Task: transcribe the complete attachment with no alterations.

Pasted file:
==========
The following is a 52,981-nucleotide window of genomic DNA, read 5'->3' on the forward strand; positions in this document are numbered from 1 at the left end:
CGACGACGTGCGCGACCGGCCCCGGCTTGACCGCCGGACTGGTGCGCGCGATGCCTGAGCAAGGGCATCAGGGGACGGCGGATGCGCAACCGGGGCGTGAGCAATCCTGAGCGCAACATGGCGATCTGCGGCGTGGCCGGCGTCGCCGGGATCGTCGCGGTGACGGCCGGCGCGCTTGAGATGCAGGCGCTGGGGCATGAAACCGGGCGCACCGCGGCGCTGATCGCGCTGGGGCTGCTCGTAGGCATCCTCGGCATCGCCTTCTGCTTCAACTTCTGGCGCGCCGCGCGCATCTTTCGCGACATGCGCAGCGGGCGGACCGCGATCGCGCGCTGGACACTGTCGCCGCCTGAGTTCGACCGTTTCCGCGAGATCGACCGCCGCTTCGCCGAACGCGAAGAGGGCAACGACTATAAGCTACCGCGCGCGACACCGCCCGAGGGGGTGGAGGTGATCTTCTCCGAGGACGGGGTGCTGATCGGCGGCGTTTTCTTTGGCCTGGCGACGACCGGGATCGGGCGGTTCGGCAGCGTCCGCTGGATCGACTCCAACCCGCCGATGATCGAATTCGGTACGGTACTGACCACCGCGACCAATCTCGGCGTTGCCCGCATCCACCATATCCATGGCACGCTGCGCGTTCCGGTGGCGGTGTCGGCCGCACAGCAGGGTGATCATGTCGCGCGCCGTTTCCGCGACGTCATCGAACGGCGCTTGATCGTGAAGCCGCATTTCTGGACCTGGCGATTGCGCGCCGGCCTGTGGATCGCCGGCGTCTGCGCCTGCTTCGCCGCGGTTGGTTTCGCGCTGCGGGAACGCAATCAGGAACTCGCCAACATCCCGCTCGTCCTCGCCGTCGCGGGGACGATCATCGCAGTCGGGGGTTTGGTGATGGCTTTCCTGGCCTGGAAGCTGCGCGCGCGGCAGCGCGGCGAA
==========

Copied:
The following is a 52,981-nucleotide window of genomic DNA, read 5'->3' on the forward strand; positions in this document are numbered from 1 at the left end:
CGACGACGTGCGCGACCGGCCCCGGCTTGACCGCCGGACTGGTGCGCGCGATGCCTGAGCAAGGGCATCAGGGGACGGCGGATGCGCAACCGGGGCGTGAGCAATCCTGAGCGCAACATGGCGATCTGCGGCGTGGCCGGCGTCGCCGGGATCGTCGCGGTGACGGCCGGCGCGCTTGAGATGCAGGCGCTGGGGCATGAAACCGGGCGCACCGCGGCGCTGATCGCGCTGGGGCTGCTCGTAGGCATCCTCGGCATCGCCTTCTGCTTCAACTTCTGGCGCGCCGCGCGCATCTTTCGCGACATGCGCAGCGGGCGGACCGCGATCGCGCGCTGGACACTGTCGCCGCCTGAGTTCGACCGTTTCCGCGAGATCGACCGCCGCTTCGCCGAACGCGAAGAGGGCAACGACTATAAGCTACCGCGCGCGACACCGCCCGAGGGGGTGGAGGTGATCTTCTCCGAGGACGGGGTGCTGATCGGCGGCGTTTTCTTTGGCCTGGCGACGACCGGGATCGGGCGGTTCGGCAGCGTCCGCTGGATCGACTCCAACCCGCCGATGATCGAATTCGGTACGGTACTGACCACCGCGACCAATCTCGGCGTTGCCCGCATCCACCATATCCATGGCACGCTGCGCGTTCCGGTGGCGGTGTCGGCCGCACAGCAGGGTGATCATGTCGCGCGCCGTTTCCGCGACGTCATCGAACGGCGCTTGATCGTGAAGCCGCATTTCTGGACCTGGCGATTGCGCGCCGGCCTGTGGATCGCCGGCGTCTGCGCCTGCTTCGCCGCGGTTGGTTTCGCGCTGCGGGAACGCAATCAGGAACTCGCCAACATCCCGCTCGTCCTCGCCGTCGCGGGGACGATCATCGCAGTCGGGGGTTTGGTGATGGCTTTCCTGGCCTGGAAGCTGCGCGCGCGGCAGCGCGGCGAA